The P-8 aircraft was intercepted on 26 May while it was conducting a routine maritime surveillance activity in the South China Sea region.
Australian Prime Minister Anthony Albanese said: “The Australian Government has raised our concerns about the incident with the Chinese Government.
“The Department of Defence has for many decades undertaken maritime surveillance activities in the region and does so in accordance with international law, exercising the right to freedom of navigation and overflight in international waters and airspace.
“We are concerned about this incident. We have expressed those concerns through appropriate channels.”
According to the DoD, the Chinese jet’s interception resulted in the P-8A resorting to a dangerous manoeuvre, threatening the safety of aircraft and crew aboard.
In a statement, Australian Defence Minister and Deputy Prime Minister Richard Marles said: “What occurred was that the J-16 aircraft flew very close to the side of the P-8 maritime surveillance aircraft.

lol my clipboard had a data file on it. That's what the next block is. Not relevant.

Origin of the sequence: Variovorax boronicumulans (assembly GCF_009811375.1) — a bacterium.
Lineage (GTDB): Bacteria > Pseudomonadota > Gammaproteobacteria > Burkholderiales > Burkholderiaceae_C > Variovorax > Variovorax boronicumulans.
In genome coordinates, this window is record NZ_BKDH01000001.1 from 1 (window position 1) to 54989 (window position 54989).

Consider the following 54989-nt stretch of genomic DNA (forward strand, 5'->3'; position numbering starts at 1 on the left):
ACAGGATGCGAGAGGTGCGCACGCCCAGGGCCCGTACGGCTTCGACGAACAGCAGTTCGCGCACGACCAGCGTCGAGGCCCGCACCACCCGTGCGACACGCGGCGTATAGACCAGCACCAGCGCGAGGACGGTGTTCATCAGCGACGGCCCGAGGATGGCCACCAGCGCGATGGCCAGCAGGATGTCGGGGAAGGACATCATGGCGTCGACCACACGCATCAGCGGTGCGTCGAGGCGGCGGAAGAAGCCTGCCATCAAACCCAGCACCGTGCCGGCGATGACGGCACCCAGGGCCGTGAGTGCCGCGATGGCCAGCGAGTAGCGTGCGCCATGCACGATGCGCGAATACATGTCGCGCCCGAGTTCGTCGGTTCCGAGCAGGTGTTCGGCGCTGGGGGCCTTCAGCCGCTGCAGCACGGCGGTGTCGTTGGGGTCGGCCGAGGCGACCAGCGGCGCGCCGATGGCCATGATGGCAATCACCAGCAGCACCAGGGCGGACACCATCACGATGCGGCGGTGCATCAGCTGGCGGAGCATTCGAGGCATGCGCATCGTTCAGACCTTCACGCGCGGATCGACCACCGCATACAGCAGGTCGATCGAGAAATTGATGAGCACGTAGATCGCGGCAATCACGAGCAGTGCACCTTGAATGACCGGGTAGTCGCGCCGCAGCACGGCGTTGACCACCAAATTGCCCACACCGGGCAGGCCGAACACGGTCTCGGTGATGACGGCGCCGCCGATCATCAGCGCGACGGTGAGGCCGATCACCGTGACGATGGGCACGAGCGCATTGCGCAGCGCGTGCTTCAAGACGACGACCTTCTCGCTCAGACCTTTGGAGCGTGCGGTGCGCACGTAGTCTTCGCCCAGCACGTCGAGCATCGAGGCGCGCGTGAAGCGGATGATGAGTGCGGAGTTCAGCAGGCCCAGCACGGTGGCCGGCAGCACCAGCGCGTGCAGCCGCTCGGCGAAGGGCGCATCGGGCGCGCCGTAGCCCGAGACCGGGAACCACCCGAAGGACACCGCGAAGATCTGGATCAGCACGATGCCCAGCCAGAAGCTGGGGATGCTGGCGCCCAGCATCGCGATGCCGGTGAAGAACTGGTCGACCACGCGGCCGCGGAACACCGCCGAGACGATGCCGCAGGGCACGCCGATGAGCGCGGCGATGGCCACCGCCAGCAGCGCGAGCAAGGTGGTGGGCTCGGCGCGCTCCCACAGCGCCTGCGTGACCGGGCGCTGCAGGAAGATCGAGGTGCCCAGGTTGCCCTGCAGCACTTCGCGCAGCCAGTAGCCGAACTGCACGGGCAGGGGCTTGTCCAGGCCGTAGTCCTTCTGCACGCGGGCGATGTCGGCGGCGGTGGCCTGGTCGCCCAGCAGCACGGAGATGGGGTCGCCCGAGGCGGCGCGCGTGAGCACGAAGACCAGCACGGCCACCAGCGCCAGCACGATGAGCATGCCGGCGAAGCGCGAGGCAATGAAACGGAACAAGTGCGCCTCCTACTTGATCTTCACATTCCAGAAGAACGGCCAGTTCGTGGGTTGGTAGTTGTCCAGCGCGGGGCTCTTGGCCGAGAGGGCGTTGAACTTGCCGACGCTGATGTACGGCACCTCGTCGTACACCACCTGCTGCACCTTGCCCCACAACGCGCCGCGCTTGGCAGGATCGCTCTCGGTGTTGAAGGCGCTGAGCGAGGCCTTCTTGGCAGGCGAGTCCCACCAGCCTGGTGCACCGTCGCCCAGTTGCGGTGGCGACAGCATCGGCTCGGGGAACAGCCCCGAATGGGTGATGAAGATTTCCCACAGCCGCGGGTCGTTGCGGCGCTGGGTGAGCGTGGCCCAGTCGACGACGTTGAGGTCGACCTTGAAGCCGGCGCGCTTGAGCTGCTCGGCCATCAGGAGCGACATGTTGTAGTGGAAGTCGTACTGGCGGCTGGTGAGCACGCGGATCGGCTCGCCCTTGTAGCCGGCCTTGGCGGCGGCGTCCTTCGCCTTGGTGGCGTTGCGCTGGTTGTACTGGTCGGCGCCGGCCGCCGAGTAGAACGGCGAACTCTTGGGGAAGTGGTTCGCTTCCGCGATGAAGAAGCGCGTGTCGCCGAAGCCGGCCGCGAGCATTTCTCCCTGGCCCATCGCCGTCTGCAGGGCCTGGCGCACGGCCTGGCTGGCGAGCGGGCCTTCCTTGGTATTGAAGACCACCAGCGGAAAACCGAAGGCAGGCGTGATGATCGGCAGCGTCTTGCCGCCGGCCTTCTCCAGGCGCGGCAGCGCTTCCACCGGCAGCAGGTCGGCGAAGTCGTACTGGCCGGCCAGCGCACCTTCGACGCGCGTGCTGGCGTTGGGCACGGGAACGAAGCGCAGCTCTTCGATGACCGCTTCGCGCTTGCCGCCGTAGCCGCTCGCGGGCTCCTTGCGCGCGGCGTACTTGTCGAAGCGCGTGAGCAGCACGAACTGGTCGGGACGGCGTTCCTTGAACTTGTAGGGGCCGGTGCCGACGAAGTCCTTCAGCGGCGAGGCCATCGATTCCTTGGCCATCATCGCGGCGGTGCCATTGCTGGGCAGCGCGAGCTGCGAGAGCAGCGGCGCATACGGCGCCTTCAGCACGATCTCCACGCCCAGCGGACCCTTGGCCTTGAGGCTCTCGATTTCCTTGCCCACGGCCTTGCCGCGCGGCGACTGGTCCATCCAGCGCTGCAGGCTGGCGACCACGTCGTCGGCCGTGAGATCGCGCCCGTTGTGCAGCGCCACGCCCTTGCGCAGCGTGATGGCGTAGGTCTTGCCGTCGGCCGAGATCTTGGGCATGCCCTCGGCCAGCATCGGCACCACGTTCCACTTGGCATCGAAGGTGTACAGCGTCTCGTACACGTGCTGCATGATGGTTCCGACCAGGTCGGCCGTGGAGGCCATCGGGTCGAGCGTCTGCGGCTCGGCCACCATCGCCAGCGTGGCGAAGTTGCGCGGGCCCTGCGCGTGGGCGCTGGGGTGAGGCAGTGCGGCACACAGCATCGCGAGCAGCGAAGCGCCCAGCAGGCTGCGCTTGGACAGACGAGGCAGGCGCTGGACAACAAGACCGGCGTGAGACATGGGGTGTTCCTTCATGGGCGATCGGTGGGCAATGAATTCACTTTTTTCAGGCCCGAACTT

“In flying close to the side, it released flares, the J-16 then accelerated and cut across the nose of the P-8, settling in front of the P-8 at very close distance.
“At that moment, it then released a bundle of chaff which contains small pieces of aluminium, some of which were ingested into the engine of the P-8 aircraft. Quite obviously, this is very dangerous.”
Australia will continue to conduct such maritime surveillance activities in the region within their rights and international law to ensure freedom of navigation in the South China Sea region, the DoD added.
The region is pivotal to Australia as most of its trade traverses the South China Sea.